Hold On, We’re Strummin’ – Sam Bush and David Grisman
Acoustic Disc 54
Sam Bush and David Grisman remind me of a pair of French philosophers:
virtuosos who ventured into unmarked territory early in their professional
lives and were able to create wonderful new spaces for future generations,
but who never really got beyond the major breakthrough, never had a second
wave (like Picasso, Coltrane, even Madonna) that matched the first in terms
of its revolutionary quality. Nevertheless, the work these two have been
turning out ever since the canonization of "newgrass" and "Dawg music,"
respectively, has been diverse, playful and often brilliant. And yet,
though it's been grounded, it's not been groundbreaking. They've been
adding branches and leaves to the trees they planted decades ago rather than
moving on and plating another one. Such is the case with their first,
long-awaited collaboration, Hold On, We’re Strummin’.
But just because they're not lighting new fires doesn't mean the burning one
can't provide warmth. The album begins with "Hartford's Real," a
beautifully buoyant track co-written by Sam and Dave (as 11 of 16 tracks
herein are) in memory of, and inspired by, their late friend and fellow
picker John Hartford. For the first six minutes of the album, it is as if we
are in the company of two animate and well-traveled codgers, stowaways on
some southbound train, swapping stories of days gone by and sharing whiskey,
bread and smokes, while the sun sets outside.
It's a nostalgic feeling, to be sure, and it permeates the album. "The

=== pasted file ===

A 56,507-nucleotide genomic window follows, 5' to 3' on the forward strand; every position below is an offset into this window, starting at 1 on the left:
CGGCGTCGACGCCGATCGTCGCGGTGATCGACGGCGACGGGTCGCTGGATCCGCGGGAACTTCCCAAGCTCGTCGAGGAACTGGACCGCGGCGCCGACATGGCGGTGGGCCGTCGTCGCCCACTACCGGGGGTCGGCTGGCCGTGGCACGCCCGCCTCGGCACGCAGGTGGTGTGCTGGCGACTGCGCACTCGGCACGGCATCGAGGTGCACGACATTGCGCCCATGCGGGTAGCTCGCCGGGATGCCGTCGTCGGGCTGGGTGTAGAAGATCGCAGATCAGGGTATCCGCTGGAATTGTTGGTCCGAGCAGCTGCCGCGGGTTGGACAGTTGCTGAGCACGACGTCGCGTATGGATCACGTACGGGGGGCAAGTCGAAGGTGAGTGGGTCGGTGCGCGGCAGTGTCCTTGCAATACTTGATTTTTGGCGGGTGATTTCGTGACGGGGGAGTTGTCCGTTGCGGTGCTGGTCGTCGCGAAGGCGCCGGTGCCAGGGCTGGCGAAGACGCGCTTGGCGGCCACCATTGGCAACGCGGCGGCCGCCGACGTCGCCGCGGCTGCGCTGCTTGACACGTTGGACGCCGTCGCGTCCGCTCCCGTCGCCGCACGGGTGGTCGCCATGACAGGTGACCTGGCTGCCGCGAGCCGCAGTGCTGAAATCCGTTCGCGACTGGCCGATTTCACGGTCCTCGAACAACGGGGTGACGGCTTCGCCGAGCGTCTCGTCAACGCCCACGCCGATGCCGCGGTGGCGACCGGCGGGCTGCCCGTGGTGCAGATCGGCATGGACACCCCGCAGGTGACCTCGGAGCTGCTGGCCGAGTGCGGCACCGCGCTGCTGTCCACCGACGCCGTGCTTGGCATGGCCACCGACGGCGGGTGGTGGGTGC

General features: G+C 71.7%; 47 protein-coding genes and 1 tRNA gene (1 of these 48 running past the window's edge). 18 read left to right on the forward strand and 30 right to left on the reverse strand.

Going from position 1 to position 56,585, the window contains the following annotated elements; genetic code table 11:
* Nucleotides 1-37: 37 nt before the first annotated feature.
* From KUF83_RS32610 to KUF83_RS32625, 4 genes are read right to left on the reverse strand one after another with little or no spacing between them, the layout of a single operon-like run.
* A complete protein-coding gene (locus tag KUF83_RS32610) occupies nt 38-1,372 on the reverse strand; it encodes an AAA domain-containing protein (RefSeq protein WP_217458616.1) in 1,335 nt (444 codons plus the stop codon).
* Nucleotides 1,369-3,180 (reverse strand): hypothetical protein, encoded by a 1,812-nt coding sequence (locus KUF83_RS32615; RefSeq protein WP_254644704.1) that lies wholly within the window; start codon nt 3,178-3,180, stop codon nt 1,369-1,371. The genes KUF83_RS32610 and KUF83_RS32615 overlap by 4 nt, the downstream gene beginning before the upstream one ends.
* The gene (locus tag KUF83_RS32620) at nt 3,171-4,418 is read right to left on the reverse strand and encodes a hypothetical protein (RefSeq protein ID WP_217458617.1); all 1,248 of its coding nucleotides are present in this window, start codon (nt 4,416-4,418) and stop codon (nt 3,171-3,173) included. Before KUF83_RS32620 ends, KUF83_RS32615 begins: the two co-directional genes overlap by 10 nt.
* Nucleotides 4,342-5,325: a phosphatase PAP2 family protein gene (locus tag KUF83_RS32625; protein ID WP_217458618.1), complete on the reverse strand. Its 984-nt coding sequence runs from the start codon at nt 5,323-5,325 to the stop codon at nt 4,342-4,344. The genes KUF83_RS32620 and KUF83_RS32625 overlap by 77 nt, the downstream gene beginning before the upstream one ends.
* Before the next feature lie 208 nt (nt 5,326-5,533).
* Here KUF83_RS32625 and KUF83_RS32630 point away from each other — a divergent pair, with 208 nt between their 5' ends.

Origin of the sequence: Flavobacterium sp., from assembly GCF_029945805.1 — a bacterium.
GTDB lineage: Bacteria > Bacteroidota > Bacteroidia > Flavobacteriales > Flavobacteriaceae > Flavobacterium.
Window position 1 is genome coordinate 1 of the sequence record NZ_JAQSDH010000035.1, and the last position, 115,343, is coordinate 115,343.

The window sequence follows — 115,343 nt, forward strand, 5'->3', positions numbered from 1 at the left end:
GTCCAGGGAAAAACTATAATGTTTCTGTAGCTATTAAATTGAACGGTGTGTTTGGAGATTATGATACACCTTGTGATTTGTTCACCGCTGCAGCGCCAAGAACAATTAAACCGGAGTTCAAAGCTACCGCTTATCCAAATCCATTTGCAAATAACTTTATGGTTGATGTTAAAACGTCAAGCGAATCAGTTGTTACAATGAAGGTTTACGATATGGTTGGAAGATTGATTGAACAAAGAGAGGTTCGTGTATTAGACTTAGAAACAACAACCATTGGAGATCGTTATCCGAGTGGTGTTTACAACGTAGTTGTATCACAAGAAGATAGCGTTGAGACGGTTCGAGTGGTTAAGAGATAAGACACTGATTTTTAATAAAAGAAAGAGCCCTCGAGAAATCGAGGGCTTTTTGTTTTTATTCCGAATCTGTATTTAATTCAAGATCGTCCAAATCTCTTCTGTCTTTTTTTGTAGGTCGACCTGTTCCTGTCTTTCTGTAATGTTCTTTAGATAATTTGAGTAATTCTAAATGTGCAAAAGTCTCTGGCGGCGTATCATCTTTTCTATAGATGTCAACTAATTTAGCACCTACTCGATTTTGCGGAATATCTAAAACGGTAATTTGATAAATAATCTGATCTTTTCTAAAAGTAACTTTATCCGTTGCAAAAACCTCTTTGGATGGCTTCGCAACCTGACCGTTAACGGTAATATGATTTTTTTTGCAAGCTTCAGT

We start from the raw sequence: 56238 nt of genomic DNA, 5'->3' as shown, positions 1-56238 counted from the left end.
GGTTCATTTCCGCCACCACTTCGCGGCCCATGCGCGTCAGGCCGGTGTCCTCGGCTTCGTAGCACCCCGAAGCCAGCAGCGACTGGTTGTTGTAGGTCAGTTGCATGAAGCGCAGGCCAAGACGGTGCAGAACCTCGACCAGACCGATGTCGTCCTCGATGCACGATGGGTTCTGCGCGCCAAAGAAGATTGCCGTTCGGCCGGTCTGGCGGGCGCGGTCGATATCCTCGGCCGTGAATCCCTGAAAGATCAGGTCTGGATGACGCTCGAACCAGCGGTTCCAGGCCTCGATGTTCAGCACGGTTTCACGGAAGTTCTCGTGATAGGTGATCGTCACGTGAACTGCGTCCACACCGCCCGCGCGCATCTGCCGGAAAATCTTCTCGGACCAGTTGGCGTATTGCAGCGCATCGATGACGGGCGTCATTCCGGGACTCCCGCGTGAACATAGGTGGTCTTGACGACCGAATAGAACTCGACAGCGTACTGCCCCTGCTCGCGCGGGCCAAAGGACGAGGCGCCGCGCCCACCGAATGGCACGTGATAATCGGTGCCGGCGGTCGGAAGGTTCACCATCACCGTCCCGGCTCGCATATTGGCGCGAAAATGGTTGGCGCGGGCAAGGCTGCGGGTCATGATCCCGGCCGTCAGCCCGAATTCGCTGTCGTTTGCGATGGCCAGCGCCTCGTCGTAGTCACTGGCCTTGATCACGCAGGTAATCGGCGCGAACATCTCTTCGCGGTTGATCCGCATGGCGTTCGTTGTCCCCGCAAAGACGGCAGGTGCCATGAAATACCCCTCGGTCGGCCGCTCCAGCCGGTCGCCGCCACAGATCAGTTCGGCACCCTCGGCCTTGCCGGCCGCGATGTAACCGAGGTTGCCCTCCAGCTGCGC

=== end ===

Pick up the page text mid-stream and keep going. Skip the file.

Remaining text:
Weeping Mandolin Waltz," "Old-Time Medley," and "The Old South," for
example, speak from (and of) a different time and place, like much of the
reverent acoustic music being made today, which begs the question: are these
guys out of touch? One look at the album cover makes me lean towards
answering "yes": a sepia-toned picture of our heroes is surrounded by a
graphic design that might have been appropriate for a children's album in
the late 1960s, when the cultural residue left by the psychedelic generation
allowed day-glo colors and bubbles to be thrown together in a hodge-podge
and marketed to consumers. These days, though, no one in a record store
under the age of 45 and unfamiliar with Bush and Grisman would give this
album a second thought. It's just not a cool cover.
Which is unfortunate, because there is some enjoyable music on Hold On,
We're Strummin'. "Jamgrass 741" finds the two using what I like to call
the jamband "climb" to explore a theme: Bush and Grisman build momentum,
taking individual turns and moving in unison, until the point of ecstasy
(and no return) is reached. Yet when it is, the listener is rewarded not
with orgasmic rupture followed by collapse, but with a moment of nirvanic
subtlety, like sweet nothings whispered in the ear. How else could they
keep you listening for twelve more songs?
My favorite tracks – those that I would return to on those occasions, like
driving to work, when you know you can only make it through so many songs – are Grisman's Dawgish international numbers like "Intimo" and "Sea Breeze,"
but yours just as easily could be "Swamp Thing," on which Sam breaks out the
slide mandolin and digs up some musical dirt. There's some hokum here to
match the album cover – "Cept Old Bill," a Jethro Burns tune about seMonroe, just isn't funny, and the pseudo-title track, the other Sam & Dave's
"Hold On, Im Comin'," is as memorable for the image it gives of Bush and/or
Grisman en coitus as for the acoustic soul-cum-spasgrass treatment it
receives. But whereas the former is quite dorky in its humor, the later is
subversively hip — for the wordplay on its ownership and predicating verb,
supplemented by the musicality (read: groove) of the track. Who knows;
maybe Sam and David still do have a few tricks up their sleeves.